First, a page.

ENID, Okla. — Editor’s note: This column was first published Dec. 12, 2004.
Marriage is one of the most marvelous adventures on which any man and woman can embark.
Some are postponing that adventure. U.S. Census Bureau figures for 2003 show the average age at which someone typically marries for the first time has risen to 25.3 for women and 27.1 for men.
In 1970, the average age was 20.8 for women and 23.2 for men. I was 22 when I married in 1975, young even by the standards of the time, but I didn’t want to wait.
The union of two souls truly is a lifetime journey.
And, as with any journey, there are times when you are cruising down a smooth six-lane interstate on a sunny day, and there are times when you are bouncing along a chuckhole-infested stretch of barely graded dirt that hardly deserves to be called a road.
Those lousy dirt road moments often are precipitated by outside influences, chiefly home repair projects.
If you want to test your marriage, or strain it nearly to the breaking point, get it in your head to fix something around the house, and to do it together. A balky closet door, discovered just as we were about to retire for the night, was our latest brush with domestic discord.
The folding door, it seemed, had come off the track somehow, so I decided to set the matter right, no matter the lateness of the hour. Actually the door had come off the track at just one point, a condition that should have been easy to fix.
It would have been, that is, were I not so mechanically challenged.
I can screw in a light bulb, but I screw up anything even mildly more challenging.
The closet situation was helped not at all by the fact that, in trying to get the door back on the track at that one measly point, I managed to remove it from its moorings altogether.
My bride, bless her, was the picture of support.
She kept trying to help me wrestle the door back into place, and offered helpful observations about how my technique for repairing the door was hopelessly flawed.
I have been known, on rare occasions, to actually fix things around the house — I just can’t think of one at the moment. There was the ... no, we wound up throwing that away. Then I ... no, that still doesn’t work. Well, there was the time ... actually, I’ve never seen one of those installed upside-down before.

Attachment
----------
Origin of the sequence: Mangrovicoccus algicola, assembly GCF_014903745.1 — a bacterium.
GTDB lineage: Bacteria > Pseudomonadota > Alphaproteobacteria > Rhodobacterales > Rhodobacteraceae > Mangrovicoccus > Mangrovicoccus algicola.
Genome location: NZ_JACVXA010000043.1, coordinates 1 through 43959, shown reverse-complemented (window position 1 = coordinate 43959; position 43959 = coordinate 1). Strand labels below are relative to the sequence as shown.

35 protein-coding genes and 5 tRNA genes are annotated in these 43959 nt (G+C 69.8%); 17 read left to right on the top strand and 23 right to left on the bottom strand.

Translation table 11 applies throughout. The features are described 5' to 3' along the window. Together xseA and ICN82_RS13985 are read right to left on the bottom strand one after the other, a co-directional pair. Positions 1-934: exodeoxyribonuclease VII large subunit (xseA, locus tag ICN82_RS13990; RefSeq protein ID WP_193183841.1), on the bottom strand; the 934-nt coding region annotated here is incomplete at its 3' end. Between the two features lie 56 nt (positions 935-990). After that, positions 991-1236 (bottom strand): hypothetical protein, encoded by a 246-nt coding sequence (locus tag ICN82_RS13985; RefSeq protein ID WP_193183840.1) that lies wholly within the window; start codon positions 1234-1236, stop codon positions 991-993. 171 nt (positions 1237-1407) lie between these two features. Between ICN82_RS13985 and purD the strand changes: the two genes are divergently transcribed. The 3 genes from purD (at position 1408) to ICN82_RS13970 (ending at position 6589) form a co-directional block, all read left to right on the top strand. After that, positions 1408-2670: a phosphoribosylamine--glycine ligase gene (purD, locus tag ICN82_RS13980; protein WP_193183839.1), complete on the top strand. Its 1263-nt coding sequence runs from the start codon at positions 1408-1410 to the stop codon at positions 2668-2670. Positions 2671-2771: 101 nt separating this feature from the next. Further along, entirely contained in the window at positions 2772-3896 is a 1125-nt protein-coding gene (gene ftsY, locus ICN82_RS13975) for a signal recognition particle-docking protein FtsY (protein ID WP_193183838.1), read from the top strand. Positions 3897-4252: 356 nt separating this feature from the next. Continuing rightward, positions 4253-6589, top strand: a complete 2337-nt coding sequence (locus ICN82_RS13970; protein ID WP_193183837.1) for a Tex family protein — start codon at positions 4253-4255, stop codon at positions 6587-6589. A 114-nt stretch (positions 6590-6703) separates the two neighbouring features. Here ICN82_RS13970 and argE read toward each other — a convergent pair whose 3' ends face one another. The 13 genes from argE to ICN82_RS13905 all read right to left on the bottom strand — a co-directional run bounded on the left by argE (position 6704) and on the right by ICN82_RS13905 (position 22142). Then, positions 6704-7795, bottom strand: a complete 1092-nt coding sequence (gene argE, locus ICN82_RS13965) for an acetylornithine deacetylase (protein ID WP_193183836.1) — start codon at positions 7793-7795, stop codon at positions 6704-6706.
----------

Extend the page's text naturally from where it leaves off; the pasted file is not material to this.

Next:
I offered to replace a leaky faucet once.
My wife instantly interposed herself between me and the leaking plumbing fixture like a mother sheep trying to protect her lamb from a ravenous wolf.
But, back to the closet. Among my numerous other physical limitations, I have the visual acuity of your average mole.
So I was on the floor, nose to the ground and rump in the air trying to hold the closet door upright while trying to make out the slot where the door needed to fit.
Suddenly my wife spoke up.
“You’ll get mad if I make a suggestion,” she said. She was right, of course, if a bit tardy. I had gotten mad about six suggestions ago. I tried her suggestion anyway. It didn’t work.
In my anger I recalled the example of another couple we know, and the crisis they experienced while trying to install outdoor decorative lighting, the kind that gently illuminates front walks and such.
After a long, frustrating day of trying in vain to get the lighting installed and working, the husband snatched up the whole mess and threw it in a trash can, a non-productive but nonetheless soul-satisfying outcome, to be sure.
I considered a similar solution to my predicament, but we have no trash cans big enough to contain something the size of the closet doors.
Finally, after a seemingly interminable period of sweating, struggling and muttering mild obscenities, the door suddenly, seemingly miraculously, popped back into its track.
My wife offered her congratulations, hailing me as her “fix-it man.” I don’t think she was kidding, which is one reason I love her so.
Another is that we have never violated the three main rules of blissful wedlock — never cheat, never lie and never, ever attempt to hang wallpaper together.
Mullin is senior writer of the News & Eagle. Email him at firstname.lastname@example.org.